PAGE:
Pilgrims bow down before Saint of Death in Mexico (VIDEOS, PHOTOS)
"Many think it's a bad thing, but it's in a church. Many people think it's for bad purposes, but we only ask for good things," one worshiper said.
Santa Muerte is popular among poor people across Latin America and the US, attracting close to 12 million followers in the past 15 years, reports the Telegraph. Adherents to the religion call on the skeletal saint to cure them of illness, watch over their family, bring good fortune and prosperity and even help them find love.
The origin of the faith is shrouded in mystery, but many believe it is a combination of Catholicism brought by Spanish conquistadors and the native Aztec deity Mictecacihuatl, the queen of the underworld and the afterlife.
"When I've needed her most, she's always been there for me. She's helped me out of many bad situations," another attendee said.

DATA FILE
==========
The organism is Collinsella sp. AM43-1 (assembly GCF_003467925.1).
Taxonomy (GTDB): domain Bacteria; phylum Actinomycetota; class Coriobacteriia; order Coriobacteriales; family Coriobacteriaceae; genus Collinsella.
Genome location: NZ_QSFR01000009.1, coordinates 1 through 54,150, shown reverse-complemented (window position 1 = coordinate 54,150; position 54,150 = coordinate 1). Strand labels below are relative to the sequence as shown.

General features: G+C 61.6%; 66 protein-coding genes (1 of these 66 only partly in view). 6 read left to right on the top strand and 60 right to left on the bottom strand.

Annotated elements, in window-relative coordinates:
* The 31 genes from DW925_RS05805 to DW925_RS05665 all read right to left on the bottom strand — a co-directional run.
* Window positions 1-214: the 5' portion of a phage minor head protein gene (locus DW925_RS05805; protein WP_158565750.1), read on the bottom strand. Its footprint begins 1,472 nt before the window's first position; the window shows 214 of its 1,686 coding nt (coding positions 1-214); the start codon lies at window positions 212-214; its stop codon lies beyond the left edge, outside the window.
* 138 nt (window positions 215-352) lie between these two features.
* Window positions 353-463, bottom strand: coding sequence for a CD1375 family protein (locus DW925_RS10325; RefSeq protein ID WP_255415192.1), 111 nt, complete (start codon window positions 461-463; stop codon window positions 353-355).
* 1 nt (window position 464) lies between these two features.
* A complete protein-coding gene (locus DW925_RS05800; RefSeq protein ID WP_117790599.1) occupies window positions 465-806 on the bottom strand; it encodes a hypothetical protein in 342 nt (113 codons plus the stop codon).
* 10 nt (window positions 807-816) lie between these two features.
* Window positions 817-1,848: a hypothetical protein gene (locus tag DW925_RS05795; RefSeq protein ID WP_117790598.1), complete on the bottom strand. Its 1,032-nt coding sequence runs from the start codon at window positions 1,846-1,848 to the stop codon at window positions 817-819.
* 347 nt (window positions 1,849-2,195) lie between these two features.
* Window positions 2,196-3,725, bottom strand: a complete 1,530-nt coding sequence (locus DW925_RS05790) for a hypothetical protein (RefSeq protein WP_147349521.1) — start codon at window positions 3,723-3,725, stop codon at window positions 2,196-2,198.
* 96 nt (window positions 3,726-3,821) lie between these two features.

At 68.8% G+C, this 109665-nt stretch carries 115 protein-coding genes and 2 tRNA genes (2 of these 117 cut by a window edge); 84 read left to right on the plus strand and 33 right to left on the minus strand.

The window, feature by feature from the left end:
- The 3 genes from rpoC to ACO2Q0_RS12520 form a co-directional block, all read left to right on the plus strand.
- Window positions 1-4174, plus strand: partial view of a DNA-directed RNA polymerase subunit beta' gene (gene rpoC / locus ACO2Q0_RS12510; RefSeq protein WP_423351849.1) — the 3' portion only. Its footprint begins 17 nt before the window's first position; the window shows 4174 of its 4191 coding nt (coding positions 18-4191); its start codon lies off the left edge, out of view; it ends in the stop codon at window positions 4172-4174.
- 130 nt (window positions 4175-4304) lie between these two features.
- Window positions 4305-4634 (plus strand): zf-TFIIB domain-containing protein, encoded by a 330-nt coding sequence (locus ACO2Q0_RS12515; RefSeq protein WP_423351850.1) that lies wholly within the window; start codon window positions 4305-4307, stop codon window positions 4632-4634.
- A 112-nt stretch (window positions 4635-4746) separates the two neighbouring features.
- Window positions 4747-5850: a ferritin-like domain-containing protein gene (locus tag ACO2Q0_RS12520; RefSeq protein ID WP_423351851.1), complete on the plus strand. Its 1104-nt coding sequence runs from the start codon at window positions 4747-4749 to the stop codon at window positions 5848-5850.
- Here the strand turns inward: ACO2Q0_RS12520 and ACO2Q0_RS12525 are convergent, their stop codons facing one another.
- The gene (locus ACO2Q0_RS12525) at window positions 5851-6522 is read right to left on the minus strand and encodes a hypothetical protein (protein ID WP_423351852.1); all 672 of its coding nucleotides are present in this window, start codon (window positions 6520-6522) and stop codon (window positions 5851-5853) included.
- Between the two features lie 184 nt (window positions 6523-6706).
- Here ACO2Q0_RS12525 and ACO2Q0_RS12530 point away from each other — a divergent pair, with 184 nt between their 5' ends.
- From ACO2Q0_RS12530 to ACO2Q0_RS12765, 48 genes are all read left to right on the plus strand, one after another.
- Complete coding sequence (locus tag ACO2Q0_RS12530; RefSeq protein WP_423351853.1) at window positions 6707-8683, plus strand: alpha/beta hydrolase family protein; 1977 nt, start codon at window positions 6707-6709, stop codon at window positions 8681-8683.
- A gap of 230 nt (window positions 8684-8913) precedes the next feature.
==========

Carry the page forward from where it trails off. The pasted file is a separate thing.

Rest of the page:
Santa Muerte has not been canonized nor approved by the Catholic Church. In fact, the president of the Pontifical Council for Culture, Gianfranco Ravasi, previously condemned the Church of Santa Muerte as a “celebration of devastation and of hell,” as cited by Catholic News Agency.
"It's not religion just because it's dressed up like religion; it's a blasphemy against religion," he said.
However, the ghoulish appearance of the ‘saint’ attracts a darker faithful. The cult-like religion is also popular among Mexico’s drug cartels, which engage in ritualistic killings to appease the figure of Holy Death.
Robert J. Bunker, an academic who advises on national security and consults with the FBI, described the religion as “an evil value system that rewards personal gain above all else, promoting the intentional pain and suffering of others, and, even, viewing killing as a pleasurable activity.”